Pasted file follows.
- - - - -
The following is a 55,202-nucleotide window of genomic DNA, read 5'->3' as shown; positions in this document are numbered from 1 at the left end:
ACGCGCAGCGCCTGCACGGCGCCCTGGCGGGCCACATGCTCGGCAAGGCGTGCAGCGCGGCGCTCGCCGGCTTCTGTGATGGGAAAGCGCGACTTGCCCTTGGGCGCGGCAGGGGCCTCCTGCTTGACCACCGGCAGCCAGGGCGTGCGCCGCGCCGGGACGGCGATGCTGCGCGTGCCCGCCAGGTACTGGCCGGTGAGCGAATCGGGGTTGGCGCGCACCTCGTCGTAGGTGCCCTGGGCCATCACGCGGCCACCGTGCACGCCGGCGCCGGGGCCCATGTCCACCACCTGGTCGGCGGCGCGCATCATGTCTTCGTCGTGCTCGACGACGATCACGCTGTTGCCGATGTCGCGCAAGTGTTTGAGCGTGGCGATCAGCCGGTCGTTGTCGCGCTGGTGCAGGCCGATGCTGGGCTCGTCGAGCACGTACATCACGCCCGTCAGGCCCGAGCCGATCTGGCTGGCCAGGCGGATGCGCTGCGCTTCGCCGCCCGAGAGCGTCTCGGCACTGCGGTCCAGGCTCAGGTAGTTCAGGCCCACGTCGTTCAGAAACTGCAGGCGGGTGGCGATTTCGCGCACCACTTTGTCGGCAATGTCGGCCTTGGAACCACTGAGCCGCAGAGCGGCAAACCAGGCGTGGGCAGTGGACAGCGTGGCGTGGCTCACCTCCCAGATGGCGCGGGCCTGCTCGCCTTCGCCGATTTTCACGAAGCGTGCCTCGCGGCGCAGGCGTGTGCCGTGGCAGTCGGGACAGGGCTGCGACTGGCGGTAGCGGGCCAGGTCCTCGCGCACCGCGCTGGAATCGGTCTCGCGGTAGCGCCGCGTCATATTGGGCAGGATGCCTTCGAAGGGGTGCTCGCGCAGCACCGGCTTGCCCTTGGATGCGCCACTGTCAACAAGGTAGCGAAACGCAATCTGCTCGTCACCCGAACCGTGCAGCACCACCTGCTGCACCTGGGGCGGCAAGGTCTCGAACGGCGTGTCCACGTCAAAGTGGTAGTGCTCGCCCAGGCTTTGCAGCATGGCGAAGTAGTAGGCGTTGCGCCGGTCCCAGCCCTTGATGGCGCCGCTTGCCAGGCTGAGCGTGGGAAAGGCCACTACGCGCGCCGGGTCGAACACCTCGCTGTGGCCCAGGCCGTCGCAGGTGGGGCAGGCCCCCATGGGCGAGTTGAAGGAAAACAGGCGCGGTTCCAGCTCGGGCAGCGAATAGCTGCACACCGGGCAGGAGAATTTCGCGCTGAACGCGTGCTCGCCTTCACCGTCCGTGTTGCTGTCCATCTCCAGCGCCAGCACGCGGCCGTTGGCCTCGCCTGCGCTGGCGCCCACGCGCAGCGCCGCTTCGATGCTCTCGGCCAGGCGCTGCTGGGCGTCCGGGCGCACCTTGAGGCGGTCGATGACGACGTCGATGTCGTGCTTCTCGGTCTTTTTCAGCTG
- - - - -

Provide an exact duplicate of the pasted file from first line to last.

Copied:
The following is a 55,202-nucleotide window of genomic DNA, read 5'->3' as shown; positions in this document are numbered from 1 at the left end:
ACGCGCAGCGCCTGCACGGCGCCCTGGCGGGCCACATGCTCGGCAAGGCGTGCAGCGCGGCGCTCGCCGGCTTCTGTGATGGGAAAGCGCGACTTGCCCTTGGGCGCGGCAGGGGCCTCCTGCTTGACCACCGGCAGCCAGGGCGTGCGCCGCGCCGGGACGGCGATGCTGCGCGTGCCCGCCAGGTACTGGCCGGTGAGCGAATCGGGGTTGGCGCGCACCTCGTCGTAGGTGCCCTGGGCCATCACGCGGCCACCGTGCACGCCGGCGCCGGGGCCCATGTCCACCACCTGGTCGGCGGCGCGCATCATGTCTTCGTCGTGCTCGACGACGATCACGCTGTTGCCGATGTCGCGCAAGTGTTTGAGCGTGGCGATCAGCCGGTCGTTGTCGCGCTGGTGCAGGCCGATGCTGGGCTCGTCGAGCACGTACATCACGCCCGTCAGGCCCGAGCCGATCTGGCTGGCCAGGCGGATGCGCTGCGCTTCGCCGCCCGAGAGCGTCTCGGCACTGCGGTCCAGGCTCAGGTAGTTCAGGCCCACGTCGTTCAGAAACTGCAGGCGGGTGGCGATTTCGCGCACCACTTTGTCGGCAATGTCGGCCTTGGAACCACTGAGCCGCAGAGCGGCAAACCAGGCGTGGGCAGTGGACAGCGTGGCGTGGCTCACCTCCCAGATGGCGCGGGCCTGCTCGCCTTCGCCGATTTTCACGAAGCGTGCCTCGCGGCGCAGGCGTGTGCCGTGGCAGTCGGGACAGGGCTGCGACTGGCGGTAGCGGGCCAGGTCCTCGCGCACCGCGCTGGAATCGGTCTCGCGGTAGCGCCGCGTCATATTGGGCAGGATGCCTTCGAAGGGGTGCTCGCGCAGCACCGGCTTGCCCTTGGATGCGCCACTGTCAACAAGGTAGCGAAACGCAATCTGCTCGTCACCCGAACCGTGCAGCACCACCTGCTGCACCTGGGGCGGCAAGGTCTCGAACGGCGTGTCCACGTCAAAGTGGTAGTGCTCGCCCAGGCTTTGCAGCATGGCGAAGTAGTAGGCGTTGCGCCGGTCCCAGCCCTTGATGGCGCCGCTTGCCAGGCTGAGCGTGGGAAAGGCCACTACGCGCGCCGGGTCGAACACCTCGCTGTGGCCCAGGCCGTCGCAGGTGGGGCAGGCCCCCATGGGCGAGTTGAAGGAAAACAGGCGCGGTTCCAGCTCGGGCAGCGAATAGCTGCACACCGGGCAGGAGAATTTCGCGCTGAACGCGTGCTCGCCTTCACCGTCCGTGTTGCTGTCCATCTCCAGCGCCAGCACGCGGCCGTTGGCCTCGCCTGCGCTGGCGCCCACGCGCAGCGCCGCTTCGATGCTCTCGGCCAGGCGCTGCTGGGCGTCCGGGCGCACCTTGAGGCGGTCGATGACGACGTCGATGTCGTGCTTCTCGGTCTTTTTCAGCTG